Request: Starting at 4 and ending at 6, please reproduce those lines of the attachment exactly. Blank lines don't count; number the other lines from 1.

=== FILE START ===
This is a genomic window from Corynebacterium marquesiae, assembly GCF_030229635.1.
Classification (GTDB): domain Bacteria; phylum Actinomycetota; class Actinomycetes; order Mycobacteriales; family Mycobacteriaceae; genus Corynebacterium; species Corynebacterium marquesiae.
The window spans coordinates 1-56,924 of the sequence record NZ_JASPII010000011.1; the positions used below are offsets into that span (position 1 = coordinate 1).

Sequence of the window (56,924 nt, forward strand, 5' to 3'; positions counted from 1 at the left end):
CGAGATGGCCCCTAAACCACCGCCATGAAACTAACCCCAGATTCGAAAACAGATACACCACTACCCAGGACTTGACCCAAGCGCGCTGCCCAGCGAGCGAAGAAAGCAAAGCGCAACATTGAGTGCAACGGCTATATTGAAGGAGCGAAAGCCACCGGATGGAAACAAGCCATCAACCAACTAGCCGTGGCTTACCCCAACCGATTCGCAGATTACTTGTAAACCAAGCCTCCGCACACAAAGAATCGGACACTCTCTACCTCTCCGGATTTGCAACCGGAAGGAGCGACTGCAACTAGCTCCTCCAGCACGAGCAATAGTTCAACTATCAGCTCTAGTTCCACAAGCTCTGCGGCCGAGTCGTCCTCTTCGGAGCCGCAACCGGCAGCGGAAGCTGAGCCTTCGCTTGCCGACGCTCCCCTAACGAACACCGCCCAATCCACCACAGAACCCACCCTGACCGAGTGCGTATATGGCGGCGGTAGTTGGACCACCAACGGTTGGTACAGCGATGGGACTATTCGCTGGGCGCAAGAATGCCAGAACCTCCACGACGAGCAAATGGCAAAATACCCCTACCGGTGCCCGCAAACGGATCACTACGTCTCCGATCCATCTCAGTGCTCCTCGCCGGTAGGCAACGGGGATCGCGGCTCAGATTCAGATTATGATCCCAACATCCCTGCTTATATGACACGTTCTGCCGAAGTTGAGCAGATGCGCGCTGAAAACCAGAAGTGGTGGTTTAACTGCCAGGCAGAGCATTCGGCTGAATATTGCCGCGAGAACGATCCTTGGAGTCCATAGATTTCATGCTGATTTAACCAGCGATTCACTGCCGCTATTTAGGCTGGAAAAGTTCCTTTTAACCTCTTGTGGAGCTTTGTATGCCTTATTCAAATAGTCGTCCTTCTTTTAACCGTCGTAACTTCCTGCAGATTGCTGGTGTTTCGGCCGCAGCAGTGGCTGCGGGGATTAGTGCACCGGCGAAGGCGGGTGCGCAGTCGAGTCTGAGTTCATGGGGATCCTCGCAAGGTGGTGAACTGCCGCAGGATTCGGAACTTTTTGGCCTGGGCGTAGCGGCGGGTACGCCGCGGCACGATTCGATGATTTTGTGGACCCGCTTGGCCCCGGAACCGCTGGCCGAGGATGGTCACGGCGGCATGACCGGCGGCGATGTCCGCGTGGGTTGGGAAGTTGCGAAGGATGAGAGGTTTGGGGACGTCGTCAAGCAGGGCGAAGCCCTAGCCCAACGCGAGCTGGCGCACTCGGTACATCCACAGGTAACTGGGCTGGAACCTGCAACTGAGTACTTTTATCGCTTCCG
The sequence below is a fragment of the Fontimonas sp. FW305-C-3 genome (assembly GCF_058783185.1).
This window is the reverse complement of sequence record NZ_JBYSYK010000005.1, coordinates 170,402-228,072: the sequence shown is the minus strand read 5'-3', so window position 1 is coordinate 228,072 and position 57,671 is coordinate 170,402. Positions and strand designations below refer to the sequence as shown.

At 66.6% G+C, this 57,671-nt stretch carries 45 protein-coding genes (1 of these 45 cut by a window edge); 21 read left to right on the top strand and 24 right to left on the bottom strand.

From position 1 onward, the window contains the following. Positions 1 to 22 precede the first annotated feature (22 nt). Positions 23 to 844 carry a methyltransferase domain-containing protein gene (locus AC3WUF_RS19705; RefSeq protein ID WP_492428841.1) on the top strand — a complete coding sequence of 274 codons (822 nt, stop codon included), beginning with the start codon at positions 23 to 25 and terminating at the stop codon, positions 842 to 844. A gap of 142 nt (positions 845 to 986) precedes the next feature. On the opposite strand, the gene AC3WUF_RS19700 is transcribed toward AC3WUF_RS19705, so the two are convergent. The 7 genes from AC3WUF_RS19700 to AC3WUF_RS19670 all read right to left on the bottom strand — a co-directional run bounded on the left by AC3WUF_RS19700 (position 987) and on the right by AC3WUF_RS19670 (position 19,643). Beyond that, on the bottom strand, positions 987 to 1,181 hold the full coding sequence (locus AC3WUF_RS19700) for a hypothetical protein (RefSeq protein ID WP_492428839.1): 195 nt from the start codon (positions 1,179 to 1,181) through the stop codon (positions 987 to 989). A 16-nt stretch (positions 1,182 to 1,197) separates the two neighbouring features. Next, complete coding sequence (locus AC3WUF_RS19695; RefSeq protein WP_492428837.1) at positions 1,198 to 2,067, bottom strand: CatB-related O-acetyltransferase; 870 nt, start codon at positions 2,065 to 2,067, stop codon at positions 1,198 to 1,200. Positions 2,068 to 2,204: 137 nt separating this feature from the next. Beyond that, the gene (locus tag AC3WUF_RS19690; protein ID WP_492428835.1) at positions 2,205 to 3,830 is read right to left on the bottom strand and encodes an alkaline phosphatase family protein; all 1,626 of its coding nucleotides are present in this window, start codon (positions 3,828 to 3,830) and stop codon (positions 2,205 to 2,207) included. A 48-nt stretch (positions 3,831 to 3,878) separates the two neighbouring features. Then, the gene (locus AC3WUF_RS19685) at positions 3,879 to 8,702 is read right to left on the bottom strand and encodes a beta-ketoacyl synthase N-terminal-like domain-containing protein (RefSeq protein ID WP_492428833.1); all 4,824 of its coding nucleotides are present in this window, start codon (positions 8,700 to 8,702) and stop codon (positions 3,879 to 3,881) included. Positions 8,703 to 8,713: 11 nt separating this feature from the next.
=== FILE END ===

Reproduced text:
Sequence of the window (56,924 nt, forward strand, 5' to 3'; positions counted from 1 at the left end):
CGAGATGGCCCCTAAACCACCGCCATGAAACTAACCCCAGATTCGAAAACAGATACACCACTACCCAGGACTTGACCCAAGCGCGCTGCCCAGCGAGCGAAGAAAGCAAAGCGCAACATTGAGTGCAACGGCTATATTGAAGGAGCGAAAGCCACCGGATGGAAACAAGCCATCAACCAACTAGCCGTGGCTTACCCCAACCGATTCGCAGATTACTTGTAAACCAAGCCTCCGCACACAAAGAATCGGACACTCTCTACCTCTCCGGATTTGCAACCGGAAGGAGCGACTGCAACTAGCTCCTCCAGCACGAGCAATAGTTCAACTATCAGCTCTAGTTCCACAAGCTCTGCGGCCGAGTCGTCCTCTTCGGAGCCGCAACCGGCAGCGGAAGCTGAGCCTTCGCTTGCCGACGCTCCCCTAACGAACACCGCCCAATCCACCACAGAACCCACCCTGACCGAGTGCGTATATGGCGGCGGTAGTTGGACCACCAACGGTTGGTACAGCGATGGGACTATTCGCTGGGCGCAAGAATGCCAGAACCTCCACGACGAGCAAATGGCAAAATACCCCTACCGGTGCCCGCAAACGGATCACTACGTCTCCGATCCATCTCAGTGCTCCTCGCCGGTAGGCAACGGGGATCGCGGCTCAGATTCAGATTATGATCCCAACATCCCTGCTTATATGACACGTTCTGCCGAAGTTGAGCAGATGCGCGCTGAAAACCAGAAGTGGTGGTTTAACTGCCAGGCAGAGCATTCGGCTGAATATTGCCGCGAGAACGATCCTTGGAGTCCATAGATTTCATGCTGATTTAACCAGCGATTCACTGCCGCTATTTAGGCTGGAAAAGTTCCTTTTAACCTCTTGTGGAGCTTTGTATGCCTTATTCAAATAGTCGTCCTTCTTTTAACCGTCGTAACTTCCTGCAGATTGCTGGTGTTTCGGCCGCAGCAGTGGCTGCGGGGATTAGTGCACCGGCGAAGGCGGGTGCGCAGTCGAGTCTGAGTTCATGGGGATCCTCGCAAGGTGGTGAACTGCCGCAGGATTCGGAACTTTTTGGCCTGGGCGTAGCGGCGGGTACGCCGCGGCACGATTCGATGATTTTGTGGACCCGCTTGGCCCCGGAACCGCTGGCCGAGGATGGTCACGGCGGCATGACCGGCGGCGATGTCCGCGTGGGTTGGGAAGTTGCGAAGGATGAGAGGTTTGGGGACGTCGTCAAGCAGGGCGAAGCCCTAGCCCAACGCGAGCTGGCGCACTCGGTACATCCACAGGTAACTGGGCTGGAACCTGCAACTGAGTACTTTTATCGCTTCCG
The sequence below is a fragment of the Fontimonas sp. FW305-C-3 genome (assembly GCF_058783185.1).